Mr. Park, 8th grade ELA teacher at Windsor Mill Middle School, opened the world of inquiry and technology to his students in the form of Genius Hour, a movement that provides students the opportunity to explore their interests and passions. Tech firm, Google, a leader in the movement, allows its employees to spend 20% of their time pursuing an idea that inspires them. More than half of their new products have been generated as a result of the practice. Gmail and Google news are just two examples of the fruits of Google’s Genius Hour. Google’s philosophy is simple: give people time to work on an idea that interests them, and productivity will go up. Mr. Park brought the philosophy into his classroom by providing students the time and structure to pursue a question they had. Students delved into issues about mental and emotional health and race relations. Park videotaped students presenting the ‘first draft’ of their presentations and sent them the link, pairing it with a rubric for self-assessment. Using their personal videos, students critiqued their performances and reworked their projects and presentations as needed. The Genius Hour projects have has taken on a life of their own; Windsor Mill students will use the research discovered by a student on anger as the text for an upcoming school-wide Socratic Seminar.
As we searched for resources for our upcoming neighborhood/community helpers unit Ms. Cargill went to one of her favorite BCPS One tools: NBC Learn. She stumbled upon a wonderful neighborhood project called “The Wishing Tree”. This tree isn’t just about wishing for toys although you could; it’s about wishing for something more, maybe not even for yourself but knowing you have the right to wish. You need to watch the story on NBC Learn!
In Kindergarten, we strive to teach more than content, we want to teach our children to be caring citizens. We wanted to spread this message of hope and kindness to everyone at Church Lane, so we made a tree! We sent out a flyer to everyone at school encouraging then to first watch the NBC Learn news story and then wish. We are very busy making more tags and branches because everyone is wishing! It feels good to wish but we have found it is even more moving to read the wishes. We don’t have to wish for wonderful students or teacher. The wishes on our tree let us know that that wish has already been granted!
Teachers and students at Rodgers Forge Elementary have embraced their new MakerSpace in a number of different ways. One way in which this space is being used is by two student book clubs that meet weekly. The fourth and fifth grade student book club is being facilitated by Mrs. Karrie Cook, and the third grade student book club is being facilitated by Mrs. Katie Schmidt. Both groups previously voted on a book of their choice to read, and they use the materials in the MakerSpace each week to work on a meaningful project relating to these texts.
Fifth grader Colin Kenney is reading the award-winning novel The Crossover, by Kwame Alexander, with several other students. “I really enjoy reading this book because of the format, how it’s written in really short sections. I also like how it’s connected to sports. In the MakerSpace we’ve been creating our own robots that we will program to do different tasks. This connects to the nonfiction text we read a few weeks ago in book club called Robots.” This activity also gave the students some practice investigating how things work, as they are about to begin a STEM activity connected to The Crossover. Others in the fourth and fifth grade book club are currently reading I Funny by James Patterson.
All third grade students in the club chose to read Patrick Skene Catling’s, The Chocolate Touch. As they read, they are working on creating models of their own version of Hershey Park’s “Chocolate World” ride, relating to a subject of their choice. For example, third grader Liam McAvinue is creating an “Anvil World” ride, where he will inform riders about how anvils are made and used, while Elaina Razon-Fernandez is creating “Cupcake World” to take riders through the process of how cupcakes are made.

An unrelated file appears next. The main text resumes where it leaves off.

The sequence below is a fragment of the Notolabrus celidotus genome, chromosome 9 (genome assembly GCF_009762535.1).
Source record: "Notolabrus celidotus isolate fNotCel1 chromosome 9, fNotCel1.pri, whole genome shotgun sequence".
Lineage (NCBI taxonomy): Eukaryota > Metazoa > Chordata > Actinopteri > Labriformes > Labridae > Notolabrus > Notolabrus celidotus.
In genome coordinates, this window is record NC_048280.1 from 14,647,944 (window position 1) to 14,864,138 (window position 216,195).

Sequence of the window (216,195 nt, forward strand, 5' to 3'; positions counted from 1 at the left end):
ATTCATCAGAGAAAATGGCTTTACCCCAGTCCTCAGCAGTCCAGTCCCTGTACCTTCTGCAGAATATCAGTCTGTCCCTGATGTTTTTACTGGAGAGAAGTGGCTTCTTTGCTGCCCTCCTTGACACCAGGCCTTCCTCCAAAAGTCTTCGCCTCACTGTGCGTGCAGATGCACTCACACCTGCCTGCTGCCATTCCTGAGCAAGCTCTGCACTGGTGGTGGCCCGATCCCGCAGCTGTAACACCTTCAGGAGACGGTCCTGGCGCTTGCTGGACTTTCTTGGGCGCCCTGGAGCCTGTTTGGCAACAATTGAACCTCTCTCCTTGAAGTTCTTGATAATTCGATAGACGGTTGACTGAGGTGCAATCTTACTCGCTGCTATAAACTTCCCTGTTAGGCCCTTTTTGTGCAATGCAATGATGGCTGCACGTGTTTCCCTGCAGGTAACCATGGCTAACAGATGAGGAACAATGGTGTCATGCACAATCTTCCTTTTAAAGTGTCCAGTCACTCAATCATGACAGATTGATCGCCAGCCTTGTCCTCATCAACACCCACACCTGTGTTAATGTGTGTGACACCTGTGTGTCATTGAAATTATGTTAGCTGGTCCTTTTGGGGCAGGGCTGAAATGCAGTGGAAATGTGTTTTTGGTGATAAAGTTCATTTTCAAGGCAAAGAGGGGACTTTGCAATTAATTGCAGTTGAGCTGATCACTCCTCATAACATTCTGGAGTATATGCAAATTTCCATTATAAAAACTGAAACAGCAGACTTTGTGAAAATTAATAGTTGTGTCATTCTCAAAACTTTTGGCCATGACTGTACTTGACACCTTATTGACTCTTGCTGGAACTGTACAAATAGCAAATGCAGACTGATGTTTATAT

Google Expeditions brought the world to Windsor Mill using only cardboard glasses and a phone. Google and its Expeditions program, a virtual reality platform, travel the globe visiting classrooms and allowing students to immerse themselves in panoramic journeys from the bottom of the ocean to Curiosity’s trek across Mars. Students at Windsor Mill spent the day traversing continents to ancient monuments, diving into kelp forests, and flying to the dark side of the moon. Every student had his or her own favorite journey, but without a doubt, the question on everyone’s lips at the end of the day was, can we do this again tomorrow?
The Mobile Mining Experience came to Sparrows Point Middle School on March 22nd and 23rd to show students The Rock Cycle, which ties directly into the 7th grade unit “Digging into the Earth’s Past.” In this unit, students have been learning about fossils and the rock cycle. The Mobile Mining Experience brought all types of rocks and petrified wood to show students. During the presentation, the presenter stopped for questions where students had a chance to win different rock prizes. After the presentation, students got a chance to crack their own Trancas Geodes from Chihuahua, Mexico. Students were so excited about their geodes that they were taking selfies with them! At the end, if the students could answer a question from the presentation, they earned a piece of petrified wood. It was an exciting experience for all involved. Andrew Funari said, “It was a cool way to see the rock cycle, and I enjoyed how they were interactive with our class.” Haillie Browne added, “I thought the Mobile Mining Experience was really interesting because I got to learn while having fun.” With the new and reinforced knowledge from the speakers, students went outside and explored what types of rocks were most common at SPMS based on the geographical location. Students worked together to make predictions, search for evidence, and reevaluate their predictions to collaboratively come up with the correct answer.
Reflections from teachers, administrators, and students at the Lighthouse Schools.